SALT LAKE CITY – Freshly unemployed, former business executive Bruce J. Colburn flew to the far northwest corner of Montana in search of a place to die.
In early October, he paid a hotel clerk to drive him into Glacier National Park. He spent the night in a campground and then made his way on foot to a valley between two deep glacial lakes. On a forested slope not far from the trail, he shot himself in the chest with a handgun, according to park officials.
Although his motivation remains unclear, investigators found evidence on a computer that the 53-year-old Reading, Pa., resident had searched for information about suicide in Glacier park, according to Patrick Suddath, branch chief of ranger operations at Glacier.
"He clearly intended to come here for that purpose," said Suddath, who led an extensive search after the man was reported missing.
Colburn was one of at least 33 people who chose to end their lives last year in a national park. The number is higher than recent years, although the National Park Service hasn't consistently tracked suicides.
"It's some place where, toward the end of someone's life, when they're feeling a total sense of despondency, they want to return to a place of natural beauty ... for their final moments," Suddath said.
Park officials estimate people made more than 274 million visits to the country's 391 national park units last year. The vast majority are intent on seeing breathtaking vistas, wildlife in its natural habitat or places where history was made, such as the Gettysburg battlefield. A troubled few came to end their lives. Among them:
— A 46-year-old carpenter with cancer climbed into a canoe and vanished in Everglades National Park.
— A 49-year-old builder blamed the economy in a note he left for his ex-wife and attorney before killing himself at the edge of the woods at Georgia's Kennesaw Mountain National Battlefield Park.
— A 65-year-old university biology professor disappeared into Utah's Canyonlands National Park, telling relatives in a note he was returning "body and soul to nature."
— A 70-year-old woman left a suicide note in the trunk of her car at Arizona's Saguaro National Park before killing herself about a half-mile from a trailhead.
— Three people, in separate cases, jumped off a towering bridge at West Virginia's New River Gorge National River.
In 2007, there were 26 suicides or probable suicides in the parks. Park Service search-and-rescue records — which are likely incomplete — show 18 suicides in 2006, 18 in 2005 and 16 in 2004.
More suicides occur in Grand Canyon than any other park in recent years. The park averages two a year. There were three in 2008.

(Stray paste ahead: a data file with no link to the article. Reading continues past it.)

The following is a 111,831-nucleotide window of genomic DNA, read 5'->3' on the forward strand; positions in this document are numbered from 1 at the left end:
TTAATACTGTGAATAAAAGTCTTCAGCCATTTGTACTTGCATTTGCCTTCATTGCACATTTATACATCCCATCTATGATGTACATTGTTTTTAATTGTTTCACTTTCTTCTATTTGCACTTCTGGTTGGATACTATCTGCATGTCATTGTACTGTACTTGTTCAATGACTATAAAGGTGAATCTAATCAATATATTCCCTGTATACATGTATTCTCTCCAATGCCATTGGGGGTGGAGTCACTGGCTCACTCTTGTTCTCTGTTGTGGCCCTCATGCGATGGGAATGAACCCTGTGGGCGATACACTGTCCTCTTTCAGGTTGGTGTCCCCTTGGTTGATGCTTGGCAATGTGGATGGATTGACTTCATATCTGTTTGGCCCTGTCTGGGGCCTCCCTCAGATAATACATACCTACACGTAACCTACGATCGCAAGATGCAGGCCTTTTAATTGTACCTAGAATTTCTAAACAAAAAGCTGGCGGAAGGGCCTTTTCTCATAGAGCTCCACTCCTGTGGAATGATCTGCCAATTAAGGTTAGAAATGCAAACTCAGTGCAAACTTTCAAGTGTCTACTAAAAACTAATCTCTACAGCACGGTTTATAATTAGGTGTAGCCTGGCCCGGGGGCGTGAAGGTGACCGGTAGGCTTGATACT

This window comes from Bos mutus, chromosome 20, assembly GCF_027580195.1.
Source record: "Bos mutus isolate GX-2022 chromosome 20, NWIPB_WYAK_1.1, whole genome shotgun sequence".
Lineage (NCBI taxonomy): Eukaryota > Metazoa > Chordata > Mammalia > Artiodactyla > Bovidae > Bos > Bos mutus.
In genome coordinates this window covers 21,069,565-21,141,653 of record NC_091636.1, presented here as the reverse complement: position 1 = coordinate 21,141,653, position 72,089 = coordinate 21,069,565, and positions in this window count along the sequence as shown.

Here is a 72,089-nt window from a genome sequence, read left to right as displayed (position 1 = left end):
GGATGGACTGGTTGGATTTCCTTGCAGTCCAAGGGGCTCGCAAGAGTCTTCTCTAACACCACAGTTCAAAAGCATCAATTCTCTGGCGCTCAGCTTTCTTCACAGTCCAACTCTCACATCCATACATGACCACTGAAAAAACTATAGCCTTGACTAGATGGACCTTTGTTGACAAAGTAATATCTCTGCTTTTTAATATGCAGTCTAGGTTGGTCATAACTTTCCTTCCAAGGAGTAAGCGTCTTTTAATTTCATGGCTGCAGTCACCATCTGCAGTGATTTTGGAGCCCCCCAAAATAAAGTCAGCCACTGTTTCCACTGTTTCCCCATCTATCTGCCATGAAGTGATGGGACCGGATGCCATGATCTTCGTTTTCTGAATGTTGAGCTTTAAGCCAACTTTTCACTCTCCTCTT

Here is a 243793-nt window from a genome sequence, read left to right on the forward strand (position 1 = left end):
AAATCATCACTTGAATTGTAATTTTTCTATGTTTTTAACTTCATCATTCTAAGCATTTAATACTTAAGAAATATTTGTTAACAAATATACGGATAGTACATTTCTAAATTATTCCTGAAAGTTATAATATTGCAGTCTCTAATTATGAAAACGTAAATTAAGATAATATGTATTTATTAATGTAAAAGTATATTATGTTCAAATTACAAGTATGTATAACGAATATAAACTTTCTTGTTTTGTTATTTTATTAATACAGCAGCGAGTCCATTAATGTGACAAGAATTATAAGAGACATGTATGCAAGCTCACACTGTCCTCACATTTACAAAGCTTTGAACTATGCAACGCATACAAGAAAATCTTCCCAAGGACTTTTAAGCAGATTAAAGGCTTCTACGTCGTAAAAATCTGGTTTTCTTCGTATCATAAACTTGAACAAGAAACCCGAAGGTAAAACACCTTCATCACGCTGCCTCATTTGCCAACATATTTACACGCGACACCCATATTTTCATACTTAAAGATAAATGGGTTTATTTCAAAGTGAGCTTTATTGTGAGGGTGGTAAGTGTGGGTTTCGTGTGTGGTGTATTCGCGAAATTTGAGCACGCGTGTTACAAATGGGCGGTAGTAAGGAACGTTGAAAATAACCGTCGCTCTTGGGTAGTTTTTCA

Suicides have been on the rise in some places like Colorado National Monument, where 26 people attempted suicide last year. Two were successful, including a 21-year-old man who hanged himself from a juniper tree near Cold Shivers Point in July.
The numbers there are partly a reflection of nearby Mesa County, where the suicide rate is roughly twice the national average, said Joan Anzelmo, the monument's superintendent. But it's also a testament to people's connections with national parks, places they go to hike, escape urban life and even get married.
"They come here in the happiest of times and unfortunately some choose to come in the saddest time of their lives," Anzelmo said.
Suicides can take a toll emotionally on rangers and financially for agencies that are part of search-and-recovery operations. After Colburn went missing in Glacier, as many as 40 people from various agencies looked for him. Recovering bodies or cars that go over cliffs can be dangerous as well as expensive.
Most law enforcement rangers in national parks are also trained in emergency medicine, which includes strategies in dealing with people in crisis. Some park employees are taught to keep an eye out for notes taped to steering wheels and at least one park, Colorado National Monument, has contemplated closing certain areas at night.
Several suicides are prevented by rangers each year, but it would be impossible to stop them all.
"I think anybody that does the kind of work that we do would like to offer hope to anybody that's at that point of despair in their life," said Lane Baker, the Park Service's chief of law enforcement, security and emergency services. "But I'm not sure we can do anything to change that."